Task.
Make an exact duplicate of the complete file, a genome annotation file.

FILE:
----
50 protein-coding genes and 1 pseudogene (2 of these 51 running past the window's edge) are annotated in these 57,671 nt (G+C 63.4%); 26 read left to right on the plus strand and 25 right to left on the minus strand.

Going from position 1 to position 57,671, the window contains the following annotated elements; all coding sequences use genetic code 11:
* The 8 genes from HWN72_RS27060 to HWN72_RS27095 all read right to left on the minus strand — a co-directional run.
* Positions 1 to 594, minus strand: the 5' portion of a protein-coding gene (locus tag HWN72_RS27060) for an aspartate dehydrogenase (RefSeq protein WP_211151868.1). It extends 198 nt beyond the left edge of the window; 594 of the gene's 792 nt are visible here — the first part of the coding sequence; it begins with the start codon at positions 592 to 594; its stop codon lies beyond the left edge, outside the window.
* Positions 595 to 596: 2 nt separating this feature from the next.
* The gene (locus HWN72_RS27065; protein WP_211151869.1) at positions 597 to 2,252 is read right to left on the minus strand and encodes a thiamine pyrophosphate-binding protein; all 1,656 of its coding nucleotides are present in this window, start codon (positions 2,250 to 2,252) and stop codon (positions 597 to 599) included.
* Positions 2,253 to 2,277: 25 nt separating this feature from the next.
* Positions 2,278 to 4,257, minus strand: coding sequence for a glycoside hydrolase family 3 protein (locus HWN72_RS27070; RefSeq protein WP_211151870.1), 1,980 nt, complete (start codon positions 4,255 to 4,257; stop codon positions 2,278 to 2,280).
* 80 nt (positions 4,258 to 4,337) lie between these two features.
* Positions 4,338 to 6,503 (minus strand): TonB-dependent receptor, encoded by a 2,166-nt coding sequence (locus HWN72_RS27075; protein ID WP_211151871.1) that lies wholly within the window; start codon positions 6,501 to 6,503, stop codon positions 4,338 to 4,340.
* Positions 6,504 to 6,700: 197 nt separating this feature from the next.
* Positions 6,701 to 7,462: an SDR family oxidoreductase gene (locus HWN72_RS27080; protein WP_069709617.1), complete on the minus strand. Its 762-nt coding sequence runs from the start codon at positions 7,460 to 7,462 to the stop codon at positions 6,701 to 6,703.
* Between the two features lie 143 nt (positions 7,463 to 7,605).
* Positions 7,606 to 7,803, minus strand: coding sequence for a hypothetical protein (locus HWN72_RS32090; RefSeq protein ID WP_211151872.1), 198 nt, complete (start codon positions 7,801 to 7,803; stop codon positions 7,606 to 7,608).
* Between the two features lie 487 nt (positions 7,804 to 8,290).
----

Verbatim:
50 protein-coding genes and 1 pseudogene (2 of these 51 running past the window's edge) are annotated in these 57,671 nt (G+C 63.4%); 26 read left to right on the plus strand and 25 right to left on the minus strand.

Going from position 1 to position 57,671, the window contains the following annotated elements; all coding sequences use genetic code 11:
* The 8 genes from HWN72_RS27060 to HWN72_RS27095 all read right to left on the minus strand — a co-directional run.
* Positions 1 to 594, minus strand: the 5' portion of a protein-coding gene (locus tag HWN72_RS27060) for an aspartate dehydrogenase (RefSeq protein WP_211151868.1). It extends 198 nt beyond the left edge of the window; 594 of the gene's 792 nt are visible here — the first part of the coding sequence; it begins with the start codon at positions 592 to 594; its stop codon lies beyond the left edge, outside the window.
* Positions 595 to 596: 2 nt separating this feature from the next.
* The gene (locus HWN72_RS27065; protein WP_211151869.1) at positions 597 to 2,252 is read right to left on the minus strand and encodes a thiamine pyrophosphate-binding protein; all 1,656 of its coding nucleotides are present in this window, start codon (positions 2,250 to 2,252) and stop codon (positions 597 to 599) included.
* Positions 2,253 to 2,277: 25 nt separating this feature from the next.
* Positions 2,278 to 4,257, minus strand: coding sequence for a glycoside hydrolase family 3 protein (locus HWN72_RS27070; RefSeq protein WP_211151870.1), 1,980 nt, complete (start codon positions 4,255 to 4,257; stop codon positions 2,278 to 2,280).
* 80 nt (positions 4,258 to 4,337) lie between these two features.
* Positions 4,338 to 6,503 (minus strand): TonB-dependent receptor, encoded by a 2,166-nt coding sequence (locus HWN72_RS27075; protein ID WP_211151871.1) that lies wholly within the window; start codon positions 6,501 to 6,503, stop codon positions 4,338 to 4,340.
* Positions 6,504 to 6,700: 197 nt separating this feature from the next.
* Positions 6,701 to 7,462: an SDR family oxidoreductase gene (locus HWN72_RS27080; protein WP_069709617.1), complete on the minus strand. Its 762-nt coding sequence runs from the start codon at positions 7,460 to 7,462 to the stop codon at positions 6,701 to 6,703.
* Between the two features lie 143 nt (positions 7,463 to 7,605).
* Positions 7,606 to 7,803, minus strand: coding sequence for a hypothetical protein (locus HWN72_RS32090; RefSeq protein ID WP_211151872.1), 198 nt, complete (start codon positions 7,801 to 7,803; stop codon positions 7,606 to 7,608).
* Between the two features lie 487 nt (positions 7,804 to 8,290).